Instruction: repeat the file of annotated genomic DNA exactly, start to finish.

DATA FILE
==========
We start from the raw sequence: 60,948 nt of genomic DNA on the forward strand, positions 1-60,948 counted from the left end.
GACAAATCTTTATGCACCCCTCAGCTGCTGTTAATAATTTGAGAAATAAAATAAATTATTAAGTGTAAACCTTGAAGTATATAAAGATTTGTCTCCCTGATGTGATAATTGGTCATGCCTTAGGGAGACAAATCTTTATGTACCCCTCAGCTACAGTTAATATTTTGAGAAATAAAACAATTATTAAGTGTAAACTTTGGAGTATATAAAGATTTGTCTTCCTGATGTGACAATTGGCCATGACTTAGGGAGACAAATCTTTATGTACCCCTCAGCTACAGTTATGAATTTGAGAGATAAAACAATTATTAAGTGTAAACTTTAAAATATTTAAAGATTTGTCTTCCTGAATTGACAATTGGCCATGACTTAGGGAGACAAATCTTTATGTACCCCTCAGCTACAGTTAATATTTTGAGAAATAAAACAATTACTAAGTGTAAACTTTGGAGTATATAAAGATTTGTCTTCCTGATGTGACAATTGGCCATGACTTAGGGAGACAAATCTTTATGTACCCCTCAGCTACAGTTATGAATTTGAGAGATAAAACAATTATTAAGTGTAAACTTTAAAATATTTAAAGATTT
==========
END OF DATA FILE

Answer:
We start from the raw sequence: 60,948 nt of genomic DNA on the forward strand, positions 1-60,948 counted from the left end.
GACAAATCTTTATGCACCCCTCAGCTGCTGTTAATAATTTGAGAAATAAAATAAATTATTAAGTGTAAACCTTGAAGTATATAAAGATTTGTCTCCCTGATGTGATAATTGGTCATGCCTTAGGGAGACAAATCTTTATGTACCCCTCAGCTACAGTTAATATTTTGAGAAATAAAACAATTATTAAGTGTAAACTTTGGAGTATATAAAGATTTGTCTTCCTGATGTGACAATTGGCCATGACTTAGGGAGACAAATCTTTATGTACCCCTCAGCTACAGTTATGAATTTGAGAGATAAAACAATTATTAAGTGTAAACTTTAAAATATTTAAAGATTTGTCTTCCTGAATTGACAATTGGCCATGACTTAGGGAGACAAATCTTTATGTACCCCTCAGCTACAGTTAATATTTTGAGAAATAAAACAATTACTAAGTGTAAACTTTGGAGTATATAAAGATTTGTCTTCCTGATGTGACAATTGGCCATGACTTAGGGAGACAAATCTTTATGTACCCCTCAGCTACAGTTATGAATTTGAGAGATAAAACAATTATTAAGTGTAAACTTTAAAATATTTAAAGATTT